- Score: 4/5
- Genre: 4/5
- Did I enjoy it: Very much so.
- Did it move me: Yes.
- Rewatch: Without a doubt.
- Art/Pop: Both, baby!
- Noteworthy/Significant: The Tarantino Western.
Some directors have such a distinctive and strong hand, the joy of being brought into their world can overshadow the individual faults of any particular trip. The Hateful Eight is not a perfect movie, but it is oh-so-fun to watch, with a wonderful collection of actors interacting in what is functionally a play.
I say that because despite some beautiful scenes shot in Colorado, the whole film (barring one or two quick scenes) takes place either inside a stage coach or in the main location: “Minnie’s Haberdashery,” a one-giant-room trading post. This is a film that could easily be staged in a theatre. The focus remaining squarely on the tension of the character interactions and the unraveling of the mystery, the hallmark of this kind of approach, was a wonderful change from most of the recent films I have seen.
A bunch of dark individuals on seemingly separate paths end up stranded in a Rocky Mountain retreat (the aforementioned Haberdashery) by a blizzard in what appears to be the late 1800s (post Civil War). Weird coincidences, unexpected connections, and hidden plot machinations abound as they interact. It is, in a way, Tarantino’s version of Deathtrap, or Murder on the Orient Express, by way of Sergio Leone, with extra blood and violence, bien sûr!
Kurt Russell chews up lots of scenery in what appears to be a partial, twisted-but-loving homage to the Duke. And what can one say about Jennifer Jason Leigh, who deserved to end up a superstar actress but never quite broke through into that sphere, yet is markedly more talented than so many of her peers who did? She’s a joy. Period. (If you have never seen Ms. Parker and the Vicious Circle, make it next on your viewing list and thank me later). I can’t even judge Samuel L Jackson anymore, because he is so familiar, dependable, and easy to watch.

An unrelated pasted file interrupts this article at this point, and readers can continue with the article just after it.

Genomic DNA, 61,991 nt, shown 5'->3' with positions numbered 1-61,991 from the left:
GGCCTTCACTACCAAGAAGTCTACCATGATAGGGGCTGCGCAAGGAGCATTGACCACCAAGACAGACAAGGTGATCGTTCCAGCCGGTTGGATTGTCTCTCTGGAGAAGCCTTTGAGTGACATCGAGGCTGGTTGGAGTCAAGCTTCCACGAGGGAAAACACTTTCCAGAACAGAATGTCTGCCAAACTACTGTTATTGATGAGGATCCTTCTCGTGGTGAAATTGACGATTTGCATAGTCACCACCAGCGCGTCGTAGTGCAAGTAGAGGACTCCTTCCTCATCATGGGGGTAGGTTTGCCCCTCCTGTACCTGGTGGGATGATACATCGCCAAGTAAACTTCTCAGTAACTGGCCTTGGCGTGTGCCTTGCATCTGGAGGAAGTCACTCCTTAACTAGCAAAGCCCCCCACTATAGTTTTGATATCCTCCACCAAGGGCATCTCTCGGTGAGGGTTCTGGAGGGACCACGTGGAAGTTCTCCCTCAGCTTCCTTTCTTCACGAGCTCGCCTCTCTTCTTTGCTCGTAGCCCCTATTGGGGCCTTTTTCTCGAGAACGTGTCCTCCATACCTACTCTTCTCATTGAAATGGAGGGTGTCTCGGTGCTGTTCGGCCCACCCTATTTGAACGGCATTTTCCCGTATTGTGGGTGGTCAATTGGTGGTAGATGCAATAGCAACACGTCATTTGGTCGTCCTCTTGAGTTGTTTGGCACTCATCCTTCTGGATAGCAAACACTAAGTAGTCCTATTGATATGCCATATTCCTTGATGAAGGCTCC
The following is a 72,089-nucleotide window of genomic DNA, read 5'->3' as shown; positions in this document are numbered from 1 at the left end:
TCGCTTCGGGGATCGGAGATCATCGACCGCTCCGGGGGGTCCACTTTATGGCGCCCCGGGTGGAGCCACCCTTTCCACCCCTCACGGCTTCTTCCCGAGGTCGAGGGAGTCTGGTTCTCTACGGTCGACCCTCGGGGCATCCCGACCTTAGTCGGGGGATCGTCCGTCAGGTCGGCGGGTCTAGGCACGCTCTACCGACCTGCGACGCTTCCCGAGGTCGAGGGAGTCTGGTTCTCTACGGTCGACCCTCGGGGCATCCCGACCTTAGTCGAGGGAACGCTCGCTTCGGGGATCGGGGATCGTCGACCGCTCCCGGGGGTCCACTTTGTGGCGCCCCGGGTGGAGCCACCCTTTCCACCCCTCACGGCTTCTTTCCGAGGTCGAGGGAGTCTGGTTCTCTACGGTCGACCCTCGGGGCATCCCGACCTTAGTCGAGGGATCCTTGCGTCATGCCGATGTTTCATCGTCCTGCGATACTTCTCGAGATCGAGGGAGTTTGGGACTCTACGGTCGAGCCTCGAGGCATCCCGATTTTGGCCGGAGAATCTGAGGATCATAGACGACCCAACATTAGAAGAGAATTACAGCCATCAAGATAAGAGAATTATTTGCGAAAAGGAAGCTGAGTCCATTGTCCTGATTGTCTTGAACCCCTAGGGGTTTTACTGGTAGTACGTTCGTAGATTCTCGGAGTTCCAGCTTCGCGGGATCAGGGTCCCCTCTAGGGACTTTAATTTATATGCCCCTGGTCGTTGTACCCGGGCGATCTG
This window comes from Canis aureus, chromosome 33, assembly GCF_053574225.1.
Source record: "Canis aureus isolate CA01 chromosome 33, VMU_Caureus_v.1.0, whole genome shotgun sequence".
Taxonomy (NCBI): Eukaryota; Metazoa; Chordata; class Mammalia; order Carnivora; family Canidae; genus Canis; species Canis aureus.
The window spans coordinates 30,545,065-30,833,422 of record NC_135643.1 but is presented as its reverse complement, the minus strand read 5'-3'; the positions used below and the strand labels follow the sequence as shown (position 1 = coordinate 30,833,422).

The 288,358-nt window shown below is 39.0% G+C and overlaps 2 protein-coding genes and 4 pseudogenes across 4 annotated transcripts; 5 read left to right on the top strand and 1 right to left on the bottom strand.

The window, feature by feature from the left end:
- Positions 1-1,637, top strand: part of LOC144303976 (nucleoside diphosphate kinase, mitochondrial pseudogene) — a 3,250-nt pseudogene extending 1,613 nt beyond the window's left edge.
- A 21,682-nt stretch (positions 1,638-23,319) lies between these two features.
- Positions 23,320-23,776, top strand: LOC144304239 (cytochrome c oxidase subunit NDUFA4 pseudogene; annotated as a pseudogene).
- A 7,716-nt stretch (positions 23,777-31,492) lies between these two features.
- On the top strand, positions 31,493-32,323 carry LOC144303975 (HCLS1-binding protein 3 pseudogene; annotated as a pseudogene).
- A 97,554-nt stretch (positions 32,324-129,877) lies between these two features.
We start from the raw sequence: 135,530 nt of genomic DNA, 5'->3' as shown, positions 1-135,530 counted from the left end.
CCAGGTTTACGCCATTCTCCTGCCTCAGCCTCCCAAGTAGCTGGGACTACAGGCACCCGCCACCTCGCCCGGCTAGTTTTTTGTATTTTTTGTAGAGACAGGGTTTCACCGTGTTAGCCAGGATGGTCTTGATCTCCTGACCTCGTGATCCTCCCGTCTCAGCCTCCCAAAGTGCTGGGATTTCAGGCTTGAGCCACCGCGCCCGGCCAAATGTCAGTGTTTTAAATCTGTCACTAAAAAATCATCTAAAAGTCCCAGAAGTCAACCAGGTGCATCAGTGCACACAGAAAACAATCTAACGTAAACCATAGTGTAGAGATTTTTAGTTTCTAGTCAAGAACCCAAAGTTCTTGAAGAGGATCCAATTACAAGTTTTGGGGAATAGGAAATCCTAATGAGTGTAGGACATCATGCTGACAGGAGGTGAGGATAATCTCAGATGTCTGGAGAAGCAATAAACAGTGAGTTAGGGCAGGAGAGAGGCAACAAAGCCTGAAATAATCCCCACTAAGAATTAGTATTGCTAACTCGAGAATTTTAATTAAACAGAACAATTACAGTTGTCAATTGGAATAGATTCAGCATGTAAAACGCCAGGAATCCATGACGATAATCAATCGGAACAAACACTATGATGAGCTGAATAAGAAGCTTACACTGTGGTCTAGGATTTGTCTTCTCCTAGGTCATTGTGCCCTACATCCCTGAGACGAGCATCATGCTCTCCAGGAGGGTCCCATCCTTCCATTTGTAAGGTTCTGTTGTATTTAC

In fact, everyone does a great job, and they even don’t all sound like Quentin Tarantino for once! That, of course, is one of my biggest pet peeves about Tarantino: there are too many scenes in too many movies where you can actually hear his voice in the delivery of the actors, as if they’ve been coached to the point where they are (unconsciously, probably) emulating his cadence. Not that that actually happens (the coaching), perhaps it is just unavoidably implicit in the dialog itself. Who knows. But here, that negative is almost unseen, with rich individual voices for so many of the characters.
Yes, it is violent – his films always are, but this one is mostly tame except for everyone taking a shot at Jason Leigh’s character at one point or another, and then the final lots-of-people-getting-killed-at-the-end, which is Episode 4 in the Extended edition.
Speaking of which, I honestly could not spot what specifically was added: there were no cut subplots that I could detect (I did not watch them back to back). It felt like there were just extensions on many of the scenes, particularly in the beginning. Yes, there are diminishing returns on that extra slice of pie, but if it is good pie, who can resist?
If you hate Tarantino, this will not sway you over, but it is definitely on the more accessible side of the spectrum for his films, with less of the hyper violence that so many have. It’s a lame way to end a review, but simply put: Damn, I really liked it.
Review Date: 05/22/2019